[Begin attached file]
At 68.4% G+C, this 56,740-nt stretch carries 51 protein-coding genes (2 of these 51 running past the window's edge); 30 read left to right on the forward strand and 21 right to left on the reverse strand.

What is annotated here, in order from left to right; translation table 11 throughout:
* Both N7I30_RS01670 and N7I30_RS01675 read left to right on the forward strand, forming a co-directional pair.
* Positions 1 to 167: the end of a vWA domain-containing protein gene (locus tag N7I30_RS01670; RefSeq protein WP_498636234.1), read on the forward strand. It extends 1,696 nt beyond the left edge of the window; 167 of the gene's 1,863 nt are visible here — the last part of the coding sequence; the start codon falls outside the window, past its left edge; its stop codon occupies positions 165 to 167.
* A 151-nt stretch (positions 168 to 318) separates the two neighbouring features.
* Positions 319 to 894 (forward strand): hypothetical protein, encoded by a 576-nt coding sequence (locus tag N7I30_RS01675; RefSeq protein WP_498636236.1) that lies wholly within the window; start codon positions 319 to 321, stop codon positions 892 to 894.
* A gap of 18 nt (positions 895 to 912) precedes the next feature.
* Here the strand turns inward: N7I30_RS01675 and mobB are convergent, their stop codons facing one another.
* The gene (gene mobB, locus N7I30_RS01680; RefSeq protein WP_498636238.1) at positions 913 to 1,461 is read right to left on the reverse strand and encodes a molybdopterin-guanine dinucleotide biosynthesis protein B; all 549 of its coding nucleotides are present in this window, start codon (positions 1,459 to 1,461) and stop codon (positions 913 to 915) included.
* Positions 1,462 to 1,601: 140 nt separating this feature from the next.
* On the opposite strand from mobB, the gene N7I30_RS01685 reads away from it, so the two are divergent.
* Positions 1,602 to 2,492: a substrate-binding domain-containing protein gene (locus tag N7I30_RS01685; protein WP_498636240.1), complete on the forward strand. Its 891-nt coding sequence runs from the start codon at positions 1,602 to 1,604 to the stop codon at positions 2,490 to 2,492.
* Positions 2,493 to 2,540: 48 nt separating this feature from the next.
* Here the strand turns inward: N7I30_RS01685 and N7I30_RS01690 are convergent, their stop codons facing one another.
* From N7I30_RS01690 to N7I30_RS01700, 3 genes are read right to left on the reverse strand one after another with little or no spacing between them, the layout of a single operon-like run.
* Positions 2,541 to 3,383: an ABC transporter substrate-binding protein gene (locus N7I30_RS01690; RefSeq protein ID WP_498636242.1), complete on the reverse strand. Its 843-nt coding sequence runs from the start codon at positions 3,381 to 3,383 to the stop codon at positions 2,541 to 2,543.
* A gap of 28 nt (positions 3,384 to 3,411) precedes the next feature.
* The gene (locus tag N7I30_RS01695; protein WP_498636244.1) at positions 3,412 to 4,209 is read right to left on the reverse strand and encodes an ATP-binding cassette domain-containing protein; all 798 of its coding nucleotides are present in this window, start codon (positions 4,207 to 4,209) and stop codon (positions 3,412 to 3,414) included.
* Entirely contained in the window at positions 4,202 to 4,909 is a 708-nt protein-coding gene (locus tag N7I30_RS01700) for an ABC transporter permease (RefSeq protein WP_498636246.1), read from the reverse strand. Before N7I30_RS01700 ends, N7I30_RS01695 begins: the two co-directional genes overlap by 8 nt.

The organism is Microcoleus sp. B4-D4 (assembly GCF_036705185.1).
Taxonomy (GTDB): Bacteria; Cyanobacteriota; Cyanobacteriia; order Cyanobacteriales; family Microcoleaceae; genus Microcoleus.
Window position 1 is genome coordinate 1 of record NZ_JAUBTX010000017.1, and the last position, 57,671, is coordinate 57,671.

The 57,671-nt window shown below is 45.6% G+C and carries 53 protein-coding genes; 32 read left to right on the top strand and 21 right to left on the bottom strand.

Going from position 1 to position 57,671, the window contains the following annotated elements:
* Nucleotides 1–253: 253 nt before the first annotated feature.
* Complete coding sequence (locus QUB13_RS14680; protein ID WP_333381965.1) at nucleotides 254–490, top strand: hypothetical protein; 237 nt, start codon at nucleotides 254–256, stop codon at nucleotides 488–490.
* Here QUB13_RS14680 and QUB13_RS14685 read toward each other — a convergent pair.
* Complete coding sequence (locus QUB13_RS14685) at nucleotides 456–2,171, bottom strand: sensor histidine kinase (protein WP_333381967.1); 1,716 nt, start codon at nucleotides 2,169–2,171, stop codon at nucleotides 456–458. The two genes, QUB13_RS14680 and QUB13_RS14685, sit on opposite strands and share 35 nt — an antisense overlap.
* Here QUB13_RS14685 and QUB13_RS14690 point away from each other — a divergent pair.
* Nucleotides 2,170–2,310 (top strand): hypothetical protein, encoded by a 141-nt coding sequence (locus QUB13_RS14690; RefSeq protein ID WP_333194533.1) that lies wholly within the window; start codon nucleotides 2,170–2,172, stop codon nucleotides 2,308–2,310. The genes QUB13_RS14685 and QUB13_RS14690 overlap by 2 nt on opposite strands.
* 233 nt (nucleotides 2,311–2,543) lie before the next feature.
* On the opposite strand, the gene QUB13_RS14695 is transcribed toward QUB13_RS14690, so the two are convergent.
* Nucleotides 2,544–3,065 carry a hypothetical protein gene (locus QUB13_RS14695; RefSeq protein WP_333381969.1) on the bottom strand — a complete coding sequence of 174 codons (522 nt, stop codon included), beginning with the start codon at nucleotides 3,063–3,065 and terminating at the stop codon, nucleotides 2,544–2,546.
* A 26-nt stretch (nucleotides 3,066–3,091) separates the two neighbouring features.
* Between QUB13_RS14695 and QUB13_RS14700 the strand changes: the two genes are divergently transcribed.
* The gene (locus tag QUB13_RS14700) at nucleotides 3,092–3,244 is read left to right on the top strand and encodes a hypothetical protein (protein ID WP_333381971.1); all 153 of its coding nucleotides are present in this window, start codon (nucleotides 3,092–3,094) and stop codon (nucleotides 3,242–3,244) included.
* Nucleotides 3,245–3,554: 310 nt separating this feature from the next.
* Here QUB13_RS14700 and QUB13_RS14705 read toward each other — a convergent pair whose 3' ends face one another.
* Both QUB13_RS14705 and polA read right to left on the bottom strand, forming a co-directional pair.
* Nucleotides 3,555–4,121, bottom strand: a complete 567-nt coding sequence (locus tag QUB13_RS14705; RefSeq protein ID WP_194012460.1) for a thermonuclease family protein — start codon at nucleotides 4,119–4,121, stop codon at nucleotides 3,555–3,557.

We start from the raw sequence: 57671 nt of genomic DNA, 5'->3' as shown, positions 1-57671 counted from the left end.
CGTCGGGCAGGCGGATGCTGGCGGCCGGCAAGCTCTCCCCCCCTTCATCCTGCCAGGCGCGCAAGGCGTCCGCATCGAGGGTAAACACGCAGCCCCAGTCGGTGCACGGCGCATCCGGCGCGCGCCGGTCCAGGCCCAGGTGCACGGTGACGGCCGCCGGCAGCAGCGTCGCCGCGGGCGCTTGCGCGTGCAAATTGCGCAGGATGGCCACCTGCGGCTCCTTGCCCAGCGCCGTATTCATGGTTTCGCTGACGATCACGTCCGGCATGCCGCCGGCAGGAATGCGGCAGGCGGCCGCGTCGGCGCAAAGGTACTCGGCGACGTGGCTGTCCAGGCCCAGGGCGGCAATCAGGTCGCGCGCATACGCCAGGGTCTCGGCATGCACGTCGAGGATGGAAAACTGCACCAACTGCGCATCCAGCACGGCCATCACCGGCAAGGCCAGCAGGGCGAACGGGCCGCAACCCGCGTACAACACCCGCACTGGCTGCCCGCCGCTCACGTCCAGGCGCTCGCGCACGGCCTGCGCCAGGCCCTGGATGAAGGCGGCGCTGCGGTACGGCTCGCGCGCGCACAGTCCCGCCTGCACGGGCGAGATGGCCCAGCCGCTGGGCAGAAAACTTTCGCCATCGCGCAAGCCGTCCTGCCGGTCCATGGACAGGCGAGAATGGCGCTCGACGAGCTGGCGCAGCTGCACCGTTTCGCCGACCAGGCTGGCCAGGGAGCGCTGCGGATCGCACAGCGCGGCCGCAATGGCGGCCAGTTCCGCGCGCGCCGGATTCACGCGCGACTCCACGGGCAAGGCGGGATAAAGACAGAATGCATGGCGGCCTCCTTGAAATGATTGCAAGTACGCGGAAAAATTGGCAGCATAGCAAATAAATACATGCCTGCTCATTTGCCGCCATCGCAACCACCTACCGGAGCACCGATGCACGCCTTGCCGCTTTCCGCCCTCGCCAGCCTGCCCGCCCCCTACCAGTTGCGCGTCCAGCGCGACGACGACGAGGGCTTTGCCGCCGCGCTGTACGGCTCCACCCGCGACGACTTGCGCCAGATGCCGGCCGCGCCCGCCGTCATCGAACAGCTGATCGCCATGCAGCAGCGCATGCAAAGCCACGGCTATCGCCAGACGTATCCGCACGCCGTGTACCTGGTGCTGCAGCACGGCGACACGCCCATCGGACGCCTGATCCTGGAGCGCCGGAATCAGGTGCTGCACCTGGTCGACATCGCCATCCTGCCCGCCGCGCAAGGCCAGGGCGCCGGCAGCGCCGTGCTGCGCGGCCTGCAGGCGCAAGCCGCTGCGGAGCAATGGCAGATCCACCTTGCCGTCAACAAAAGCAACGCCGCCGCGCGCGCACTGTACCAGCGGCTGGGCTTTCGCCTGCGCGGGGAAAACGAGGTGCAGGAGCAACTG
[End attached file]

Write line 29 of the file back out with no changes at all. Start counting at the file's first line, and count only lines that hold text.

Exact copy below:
* Here QUB13_RS14685 and QUB13_RS14690 point away from each other — a divergent pair.